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Sep 04, 2005



From what I have gathered, the fellow went into the wilds to get away from his alcoholism and entered the world of mania. He styled himself as the "savior" or "protector" of the bears, but he did nothing except chase them around.

I am no psychiatrist, but the man sounds bipolar. Yes, he sentimentalized but the sentimentalization was downright clinical and, in the end, cost him and his girlfriend their lives.

Danger to self and others. What a little lithium might have done for him.


you should go on to the next song on the CD or you're going to get really sad. i mean, with breaks for the kissing, apparently, but still.

Elke Sisco

Joel - I believe you are right on. I think that's why I picked the line about darkness as the title.

One of Treadwell's best friends/long-time collaborators (about half of the film was his video footage, the rest interviews with people who knew him or had heard of him) - she said he "was troubled", and that at one point, he was prescribed medication. She didn't say what exactly, or for what illness, but she related that he went off the meds after a while, saying that he couldn't live with the middle ground. He said he needed the highs and lows, that that was just part of him and his life. Reminded me very much of Kay Redfield Jamison's "Unquiet Mind"; she speaks of exactly the same thing, and says she only stays on her meds for fear of death.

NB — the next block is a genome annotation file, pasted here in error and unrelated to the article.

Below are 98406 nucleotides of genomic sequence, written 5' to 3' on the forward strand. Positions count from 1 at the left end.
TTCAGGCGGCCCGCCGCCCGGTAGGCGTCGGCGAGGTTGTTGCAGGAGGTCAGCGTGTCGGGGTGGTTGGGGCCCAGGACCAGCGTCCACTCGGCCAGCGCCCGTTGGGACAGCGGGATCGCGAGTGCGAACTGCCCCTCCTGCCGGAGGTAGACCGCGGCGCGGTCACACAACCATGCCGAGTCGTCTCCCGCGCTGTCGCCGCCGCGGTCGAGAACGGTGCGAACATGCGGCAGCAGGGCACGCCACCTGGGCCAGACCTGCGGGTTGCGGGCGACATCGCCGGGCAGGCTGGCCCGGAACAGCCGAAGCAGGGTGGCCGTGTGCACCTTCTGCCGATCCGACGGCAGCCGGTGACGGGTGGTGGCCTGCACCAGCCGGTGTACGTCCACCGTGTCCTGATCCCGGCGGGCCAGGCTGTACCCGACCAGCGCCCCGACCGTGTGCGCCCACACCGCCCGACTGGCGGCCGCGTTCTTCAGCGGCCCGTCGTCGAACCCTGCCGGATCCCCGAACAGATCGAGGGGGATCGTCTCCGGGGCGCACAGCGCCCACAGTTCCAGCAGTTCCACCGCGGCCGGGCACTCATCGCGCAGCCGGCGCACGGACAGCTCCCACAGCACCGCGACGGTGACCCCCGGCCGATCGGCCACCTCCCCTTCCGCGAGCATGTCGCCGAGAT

Anne: I do like a good sad song. Been singing "Tank Park Salute" in my head for a couple of days now, and am not feeling sad at all. :-)
The next song is ... Dolphins? I've been going straight to "Greetings to the New Brunette", which I believe I have courtesy of my very good friend Ricky.


Jamison is actually a very wise clinician. She advocates allowing us bipolars just a little leeway so we can have the advantages of hypomania (the creative mood) and mild depression (the reality checker). I don't like being drugged into neutrality either and fortunately my psychiatrist understands. But what this fellow did was outright grandiose: what an incredibly misguided thing to do! Reminds me of the stories of people who put their kids on the backs of bears or elephant seals.

I'm going to have to get back to writing about "the Disease". And see this film.

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